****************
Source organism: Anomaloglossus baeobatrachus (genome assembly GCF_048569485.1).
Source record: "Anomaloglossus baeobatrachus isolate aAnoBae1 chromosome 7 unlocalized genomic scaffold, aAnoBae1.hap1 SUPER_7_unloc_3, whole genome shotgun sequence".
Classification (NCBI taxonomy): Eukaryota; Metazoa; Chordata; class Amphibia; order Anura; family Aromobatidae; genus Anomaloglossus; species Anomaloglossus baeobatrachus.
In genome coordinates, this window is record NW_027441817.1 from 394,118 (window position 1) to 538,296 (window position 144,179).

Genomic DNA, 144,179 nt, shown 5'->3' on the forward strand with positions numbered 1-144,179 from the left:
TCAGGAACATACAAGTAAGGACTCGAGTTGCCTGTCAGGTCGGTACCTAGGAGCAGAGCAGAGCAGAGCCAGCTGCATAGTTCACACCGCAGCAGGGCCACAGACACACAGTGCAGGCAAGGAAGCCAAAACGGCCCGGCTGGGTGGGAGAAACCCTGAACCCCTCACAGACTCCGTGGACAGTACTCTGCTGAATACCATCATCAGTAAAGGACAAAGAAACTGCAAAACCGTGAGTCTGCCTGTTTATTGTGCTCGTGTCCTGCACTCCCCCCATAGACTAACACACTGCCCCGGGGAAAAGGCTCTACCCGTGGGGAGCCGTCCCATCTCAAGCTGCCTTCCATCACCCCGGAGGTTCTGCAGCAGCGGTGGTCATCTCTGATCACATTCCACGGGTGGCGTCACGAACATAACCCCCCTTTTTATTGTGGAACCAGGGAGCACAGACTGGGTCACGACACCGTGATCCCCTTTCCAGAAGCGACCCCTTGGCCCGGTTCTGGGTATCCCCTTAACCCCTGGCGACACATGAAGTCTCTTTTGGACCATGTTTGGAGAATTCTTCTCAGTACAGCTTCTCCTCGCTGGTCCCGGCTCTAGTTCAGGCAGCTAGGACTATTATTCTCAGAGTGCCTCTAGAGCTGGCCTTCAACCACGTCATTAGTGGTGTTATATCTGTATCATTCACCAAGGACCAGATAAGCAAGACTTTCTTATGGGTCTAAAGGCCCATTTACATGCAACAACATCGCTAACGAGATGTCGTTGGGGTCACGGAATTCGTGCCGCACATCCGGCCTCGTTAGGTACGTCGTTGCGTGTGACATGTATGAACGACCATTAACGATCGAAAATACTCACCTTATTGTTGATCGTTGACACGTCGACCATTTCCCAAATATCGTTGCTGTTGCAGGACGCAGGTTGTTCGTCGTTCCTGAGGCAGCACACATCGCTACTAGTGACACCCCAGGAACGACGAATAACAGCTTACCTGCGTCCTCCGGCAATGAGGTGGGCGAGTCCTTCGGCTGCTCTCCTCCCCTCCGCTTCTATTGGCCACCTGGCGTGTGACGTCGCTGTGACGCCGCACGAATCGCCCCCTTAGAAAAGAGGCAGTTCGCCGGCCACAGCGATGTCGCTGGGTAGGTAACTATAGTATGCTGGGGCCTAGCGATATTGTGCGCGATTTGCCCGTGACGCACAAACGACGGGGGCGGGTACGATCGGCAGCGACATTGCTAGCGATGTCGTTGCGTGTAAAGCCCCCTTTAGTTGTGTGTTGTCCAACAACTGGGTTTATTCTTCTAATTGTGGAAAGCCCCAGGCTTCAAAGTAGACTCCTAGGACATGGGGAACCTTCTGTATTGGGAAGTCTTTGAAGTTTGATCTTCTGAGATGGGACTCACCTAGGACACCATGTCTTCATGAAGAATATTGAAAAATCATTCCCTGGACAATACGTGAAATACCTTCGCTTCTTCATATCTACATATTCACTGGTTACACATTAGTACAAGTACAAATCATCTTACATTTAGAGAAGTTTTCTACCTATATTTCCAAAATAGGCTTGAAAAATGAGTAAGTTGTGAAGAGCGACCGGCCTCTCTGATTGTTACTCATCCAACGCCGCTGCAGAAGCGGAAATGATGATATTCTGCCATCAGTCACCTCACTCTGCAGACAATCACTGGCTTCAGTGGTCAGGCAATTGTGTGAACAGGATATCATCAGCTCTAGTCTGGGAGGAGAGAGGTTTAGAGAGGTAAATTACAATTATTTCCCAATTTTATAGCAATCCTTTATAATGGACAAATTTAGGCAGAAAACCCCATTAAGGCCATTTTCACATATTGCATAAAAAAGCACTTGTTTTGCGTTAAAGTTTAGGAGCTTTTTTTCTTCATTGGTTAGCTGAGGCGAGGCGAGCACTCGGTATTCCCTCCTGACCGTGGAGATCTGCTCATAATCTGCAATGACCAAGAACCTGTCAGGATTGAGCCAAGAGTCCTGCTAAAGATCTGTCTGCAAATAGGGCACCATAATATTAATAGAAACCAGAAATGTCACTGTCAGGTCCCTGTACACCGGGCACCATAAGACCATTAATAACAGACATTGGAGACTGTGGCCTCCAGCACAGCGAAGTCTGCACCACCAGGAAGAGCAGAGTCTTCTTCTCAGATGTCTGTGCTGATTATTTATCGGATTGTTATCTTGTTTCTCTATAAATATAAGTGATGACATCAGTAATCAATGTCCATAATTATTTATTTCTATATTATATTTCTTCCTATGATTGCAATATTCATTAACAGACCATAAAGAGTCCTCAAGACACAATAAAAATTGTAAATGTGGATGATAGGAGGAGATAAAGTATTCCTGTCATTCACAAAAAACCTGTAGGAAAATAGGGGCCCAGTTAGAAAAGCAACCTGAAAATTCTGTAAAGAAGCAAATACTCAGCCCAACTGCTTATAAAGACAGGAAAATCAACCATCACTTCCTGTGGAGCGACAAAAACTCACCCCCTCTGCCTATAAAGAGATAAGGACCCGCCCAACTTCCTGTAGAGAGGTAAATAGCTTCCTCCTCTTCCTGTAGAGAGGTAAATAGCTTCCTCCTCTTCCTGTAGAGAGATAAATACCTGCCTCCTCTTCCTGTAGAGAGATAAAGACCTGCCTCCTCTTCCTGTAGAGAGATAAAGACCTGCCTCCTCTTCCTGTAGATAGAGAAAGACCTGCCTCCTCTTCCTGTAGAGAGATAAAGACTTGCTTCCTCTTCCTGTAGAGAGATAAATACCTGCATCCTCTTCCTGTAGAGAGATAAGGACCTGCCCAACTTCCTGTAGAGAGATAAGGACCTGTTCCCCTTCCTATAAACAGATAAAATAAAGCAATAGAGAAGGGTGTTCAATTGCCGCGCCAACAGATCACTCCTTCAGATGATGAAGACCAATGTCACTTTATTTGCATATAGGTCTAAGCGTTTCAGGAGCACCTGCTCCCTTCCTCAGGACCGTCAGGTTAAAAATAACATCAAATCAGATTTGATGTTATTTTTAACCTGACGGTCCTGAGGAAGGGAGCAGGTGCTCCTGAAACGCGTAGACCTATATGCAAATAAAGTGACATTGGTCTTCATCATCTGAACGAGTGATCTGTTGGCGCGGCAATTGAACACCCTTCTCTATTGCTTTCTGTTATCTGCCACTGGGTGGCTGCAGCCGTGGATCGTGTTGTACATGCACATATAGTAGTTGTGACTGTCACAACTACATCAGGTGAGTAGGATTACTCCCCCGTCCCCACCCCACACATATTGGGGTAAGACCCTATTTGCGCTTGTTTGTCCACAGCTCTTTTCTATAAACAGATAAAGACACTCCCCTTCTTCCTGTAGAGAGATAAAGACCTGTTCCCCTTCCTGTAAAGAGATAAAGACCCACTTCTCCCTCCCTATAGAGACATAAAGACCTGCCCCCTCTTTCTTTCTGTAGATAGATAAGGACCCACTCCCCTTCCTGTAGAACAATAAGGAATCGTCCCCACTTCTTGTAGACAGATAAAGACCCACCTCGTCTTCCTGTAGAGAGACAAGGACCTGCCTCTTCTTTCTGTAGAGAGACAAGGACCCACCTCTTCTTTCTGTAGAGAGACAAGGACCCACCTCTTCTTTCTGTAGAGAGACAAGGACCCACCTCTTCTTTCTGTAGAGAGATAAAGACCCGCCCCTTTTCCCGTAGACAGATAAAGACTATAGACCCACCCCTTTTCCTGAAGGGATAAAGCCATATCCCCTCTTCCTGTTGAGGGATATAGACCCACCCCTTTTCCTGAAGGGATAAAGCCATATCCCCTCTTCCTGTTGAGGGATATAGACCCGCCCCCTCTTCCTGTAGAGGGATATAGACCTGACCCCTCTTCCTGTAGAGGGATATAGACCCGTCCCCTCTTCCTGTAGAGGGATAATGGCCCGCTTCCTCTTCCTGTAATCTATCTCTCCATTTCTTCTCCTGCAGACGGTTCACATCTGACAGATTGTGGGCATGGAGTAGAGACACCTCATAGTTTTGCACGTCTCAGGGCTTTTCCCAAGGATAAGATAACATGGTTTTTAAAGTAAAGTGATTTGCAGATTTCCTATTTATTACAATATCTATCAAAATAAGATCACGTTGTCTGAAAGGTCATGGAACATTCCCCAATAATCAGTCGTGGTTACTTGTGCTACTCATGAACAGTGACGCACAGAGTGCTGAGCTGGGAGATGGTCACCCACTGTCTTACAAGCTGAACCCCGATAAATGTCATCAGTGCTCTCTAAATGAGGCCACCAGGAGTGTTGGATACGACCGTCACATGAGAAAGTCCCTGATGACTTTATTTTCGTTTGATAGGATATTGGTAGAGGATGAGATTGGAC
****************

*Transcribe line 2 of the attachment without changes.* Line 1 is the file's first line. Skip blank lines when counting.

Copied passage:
Source record: "Anomaloglossus baeobatrachus isolate aAnoBae1 chromosome 7 unlocalized genomic scaffold, aAnoBae1.hap1 SUPER_7_unloc_3, whole genome shotgun sequence".